No Hot Dogs, Just Cool Cats
A Message from Ontario’s Ministry of Community Safety and Correctional Services
Posted August 1st, 2017 on Niagara At Large
(A Brief Foreword from NAL publisher Doug Draper – As one who has the privilege of sharing a home with two wonderful cats, I find it sad that there is a need to circulate a message like the one below, but there is.
Everyone summer, we hear horrific stories about dogs and cats roasting to death in cars or other confined places, while those entrusted to care for them are in the mall buying socks or losing their week’s earnings in a slot machine.
Some people, clearly, should not be allowed anywhere near another animal. But unfortunately for the animal, we often find out who those people are when it is too late.)
Summer is here, and for some people in Ontario that means road trips and exploring the outdoors with family and friends – including furry companions.
If your pet is travelling with you in your car, keep their needs in mind as you plan your trip. Do not leave pets unattended in your vehicle. The temperature inside your vehicle will quickly become much hotter than the temperature outside, and it can be fatal.
If your pet can’t go with you, leave them at home where they will be safe, cool, and comfortable. Here are some other things to keep in mind as you plan your summer road trips:
- Ensure your pet is properly secured in your vehicle at all times
- Always have fresh water available in the car for your pet
- Take frequent breaks so both you and your pet have an opportunity to stretch your legs.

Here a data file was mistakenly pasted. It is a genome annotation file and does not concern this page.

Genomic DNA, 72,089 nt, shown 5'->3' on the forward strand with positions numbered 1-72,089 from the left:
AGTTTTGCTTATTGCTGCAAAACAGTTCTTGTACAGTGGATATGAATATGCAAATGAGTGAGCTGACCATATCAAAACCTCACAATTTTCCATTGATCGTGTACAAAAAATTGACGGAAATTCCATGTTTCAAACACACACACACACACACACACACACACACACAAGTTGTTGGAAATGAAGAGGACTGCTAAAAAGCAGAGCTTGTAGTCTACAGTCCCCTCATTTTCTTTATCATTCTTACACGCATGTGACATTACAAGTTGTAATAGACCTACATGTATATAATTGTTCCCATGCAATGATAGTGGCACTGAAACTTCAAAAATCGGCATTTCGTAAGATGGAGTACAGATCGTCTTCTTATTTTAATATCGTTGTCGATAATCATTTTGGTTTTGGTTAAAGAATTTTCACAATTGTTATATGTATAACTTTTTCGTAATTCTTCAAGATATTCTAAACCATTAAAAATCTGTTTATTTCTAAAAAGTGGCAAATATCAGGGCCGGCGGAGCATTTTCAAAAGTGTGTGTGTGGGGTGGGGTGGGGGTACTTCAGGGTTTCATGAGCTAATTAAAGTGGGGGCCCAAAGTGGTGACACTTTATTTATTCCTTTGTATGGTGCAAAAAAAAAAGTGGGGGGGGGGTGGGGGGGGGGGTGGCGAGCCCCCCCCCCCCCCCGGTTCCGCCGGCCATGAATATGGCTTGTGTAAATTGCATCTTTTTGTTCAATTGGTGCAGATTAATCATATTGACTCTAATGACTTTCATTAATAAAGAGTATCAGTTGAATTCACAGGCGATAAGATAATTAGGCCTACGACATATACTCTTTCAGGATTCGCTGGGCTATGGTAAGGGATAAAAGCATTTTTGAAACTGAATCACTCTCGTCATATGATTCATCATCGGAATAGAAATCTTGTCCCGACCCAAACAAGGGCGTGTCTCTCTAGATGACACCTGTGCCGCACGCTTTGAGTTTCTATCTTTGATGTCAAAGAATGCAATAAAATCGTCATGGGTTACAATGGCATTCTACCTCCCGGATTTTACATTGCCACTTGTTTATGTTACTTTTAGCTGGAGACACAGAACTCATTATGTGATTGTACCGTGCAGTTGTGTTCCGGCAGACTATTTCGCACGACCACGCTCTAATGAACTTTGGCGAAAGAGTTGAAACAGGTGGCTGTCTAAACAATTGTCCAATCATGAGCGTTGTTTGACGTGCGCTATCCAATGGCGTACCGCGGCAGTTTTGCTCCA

If you come across an unattended vehicle with an animal inside that appears to be in distress, act quickly and report it to the OSPCA at 310-SPCA (7722). You can also contact your local police service, your local Society for the Prevention of Cruelty to Animals, or your local Humane Society.
- Every summer, the Ontario Society for the Prevention of Cruelty to Animals (OSPCA) runs the #NoHotPets campaign to keep pets out of hot cars. Consider signing the pledge and spreading the word to keep pets safe across Ontario.
- Dogs in particular have very limited ability to sweat. Even a short period in a hot environment can cause suffering and distress and could result in brain damage or death.
- Excessive panting, drooling, and listlessness are signs of heatstroke in animals. If you witness these signs in your pet, seek veterinary attention immediately, move the animal to a cool area and offer it drinking water.
“Pets are treasured family members and loyal friends. Don’t leave them in your hot car – let them join in on your summer adventures, or let them stay home where they will be cool and safe.” — Marie-France Lalonde, Minister of Community Safety and Correctional Services
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